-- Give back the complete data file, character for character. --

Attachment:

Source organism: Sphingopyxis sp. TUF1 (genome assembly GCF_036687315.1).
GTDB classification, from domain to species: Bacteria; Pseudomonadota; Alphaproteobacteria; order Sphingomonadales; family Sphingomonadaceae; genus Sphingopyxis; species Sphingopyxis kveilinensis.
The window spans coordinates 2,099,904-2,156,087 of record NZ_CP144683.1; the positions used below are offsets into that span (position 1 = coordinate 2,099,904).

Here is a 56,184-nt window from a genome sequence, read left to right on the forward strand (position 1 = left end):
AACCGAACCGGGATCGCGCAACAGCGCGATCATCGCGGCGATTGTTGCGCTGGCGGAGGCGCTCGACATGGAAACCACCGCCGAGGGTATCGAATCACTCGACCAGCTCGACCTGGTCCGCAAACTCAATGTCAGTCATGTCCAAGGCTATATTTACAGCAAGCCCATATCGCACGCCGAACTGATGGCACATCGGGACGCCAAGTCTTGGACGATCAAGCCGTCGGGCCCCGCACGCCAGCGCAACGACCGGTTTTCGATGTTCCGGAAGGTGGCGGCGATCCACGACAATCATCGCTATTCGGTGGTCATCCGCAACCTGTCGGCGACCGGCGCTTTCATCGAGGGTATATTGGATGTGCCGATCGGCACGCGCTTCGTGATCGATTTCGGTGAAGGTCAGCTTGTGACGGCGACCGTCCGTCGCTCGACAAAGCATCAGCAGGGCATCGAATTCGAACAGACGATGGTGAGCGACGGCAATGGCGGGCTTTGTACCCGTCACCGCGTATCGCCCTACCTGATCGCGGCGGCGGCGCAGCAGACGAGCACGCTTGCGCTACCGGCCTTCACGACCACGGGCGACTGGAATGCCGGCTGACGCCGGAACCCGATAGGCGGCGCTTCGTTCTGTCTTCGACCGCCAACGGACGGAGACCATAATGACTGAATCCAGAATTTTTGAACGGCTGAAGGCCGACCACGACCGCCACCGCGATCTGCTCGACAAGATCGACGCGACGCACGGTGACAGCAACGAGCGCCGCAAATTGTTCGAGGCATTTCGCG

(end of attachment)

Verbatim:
Source organism: Sphingopyxis sp. TUF1 (genome assembly GCF_036687315.1).
GTDB classification, from domain to species: Bacteria; Pseudomonadota; Alphaproteobacteria; order Sphingomonadales; family Sphingomonadaceae; genus Sphingopyxis; species Sphingopyxis kveilinensis.
The window spans coordinates 2,099,904-2,156,087 of record NZ_CP144683.1; the positions used below are offsets into that span (position 1 = coordinate 2,099,904).

Here is a 56,184-nt window from a genome sequence, read left to right on the forward strand (position 1 = left end):
AACCGAACCGGGATCGCGCAACAGCGCGATCATCGCGGCGATTGTTGCGCTGGCGGAGGCGCTCGACATGGAAACCACCGCCGAGGGTATCGAATCACTCGACCAGCTCGACCTGGTCCGCAAACTCAATGTCAGTCATGTCCAAGGCTATATTTACAGCAAGCCCATATCGCACGCCGAACTGATGGCACATCGGGACGCCAAGTCTTGGACGATCAAGCCGTCGGGCCCCGCACGCCAGCGCAACGACCGGTTTTCGATGTTCCGGAAGGTGGCGGCGATCCACGACAATCATCGCTATTCGGTGGTCATCCGCAACCTGTCGGCGACCGGCGCTTTCATCGAGGGTATATTGGATGTGCCGATCGGCACGCGCTTCGTGATCGATTTCGGTGAAGGTCAGCTTGTGACGGCGACCGTCCGTCGCTCGACAAAGCATCAGCAGGGCATCGAATTCGAACAGACGATGGTGAGCGACGGCAATGGCGGGCTTTGTACCCGTCACCGCGTATCGCCCTACCTGATCGCGGCGGCGGCGCAGCAGACGAGCACGCTTGCGCTACCGGCCTTCACGACCACGGGCGACTGGAATGCCGGCTGACGCCGGAACCCGATAGGCGGCGCTTCGTTCTGTCTTCGACCGCCAACGGACGGAGACCATAATGACTGAATCCAGAATTTTTGAACGGCTGAAGGCCGACCACGACCGCCACCGCGATCTGCTCGACAAGATCGACGCGACGCACGGTGACAGCAACGAGCGCCGCAAATTGTTCGAGGCATTTCGCG